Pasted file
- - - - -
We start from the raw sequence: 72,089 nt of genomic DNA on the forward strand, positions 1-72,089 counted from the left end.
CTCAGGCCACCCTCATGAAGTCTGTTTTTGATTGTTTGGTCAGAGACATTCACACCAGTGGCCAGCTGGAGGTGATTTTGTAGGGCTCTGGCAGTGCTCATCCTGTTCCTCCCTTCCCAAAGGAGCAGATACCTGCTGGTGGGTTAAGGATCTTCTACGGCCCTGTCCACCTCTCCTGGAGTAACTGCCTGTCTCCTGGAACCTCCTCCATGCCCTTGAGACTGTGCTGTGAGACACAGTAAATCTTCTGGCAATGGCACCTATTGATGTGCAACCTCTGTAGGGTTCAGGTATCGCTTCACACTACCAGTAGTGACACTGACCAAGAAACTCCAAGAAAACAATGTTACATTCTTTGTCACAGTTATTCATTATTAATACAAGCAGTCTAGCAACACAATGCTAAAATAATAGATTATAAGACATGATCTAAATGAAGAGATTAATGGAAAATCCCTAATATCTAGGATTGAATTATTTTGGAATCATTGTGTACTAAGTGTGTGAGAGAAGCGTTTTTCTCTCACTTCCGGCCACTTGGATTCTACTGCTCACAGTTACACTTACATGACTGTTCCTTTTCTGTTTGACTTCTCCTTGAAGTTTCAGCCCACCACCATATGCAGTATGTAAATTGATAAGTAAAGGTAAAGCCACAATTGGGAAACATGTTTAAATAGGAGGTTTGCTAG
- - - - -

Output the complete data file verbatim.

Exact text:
We start from the raw sequence: 72,089 nt of genomic DNA on the forward strand, positions 1-72,089 counted from the left end.
CTCAGGCCACCCTCATGAAGTCTGTTTTTGATTGTTTGGTCAGAGACATTCACACCAGTGGCCAGCTGGAGGTGATTTTGTAGGGCTCTGGCAGTGCTCATCCTGTTCCTCCCTTCCCAAAGGAGCAGATACCTGCTGGTGGGTTAAGGATCTTCTACGGCCCTGTCCACCTCTCCTGGAGTAACTGCCTGTCTCCTGGAACCTCCTCCATGCCCTTGAGACTGTGCTGTGAGACACAGTAAATCTTCTGGCAATGGCACCTATTGATGTGCAACCTCTGTAGGGTTCAGGTATCGCTTCACACTACCAGTAGTGACACTGACCAAGAAACTCCAAGAAAACAATGTTACATTCTTTGTCACAGTTATTCATTATTAATACAAGCAGTCTAGCAACACAATGCTAAAATAATAGATTATAAGACATGATCTAAATGAAGAGATTAATGGAAAATCCCTAATATCTAGGATTGAATTATTTTGGAATCATTGTGTACTAAGTGTGTGAGAGAAGCGTTTTTCTCTCACTTCCGGCCACTTGGATTCTACTGCTCACAGTTACACTTACATGACTGTTCCTTTTCTGTTTGACTTCTCCTTGAAGTTTCAGCCCACCACCATATGCAGTATGTAAATTGATAAGTAAAGGTAAAGCCACAATTGGGAAACATGTTTAAATAGGAGGTTTGCTAG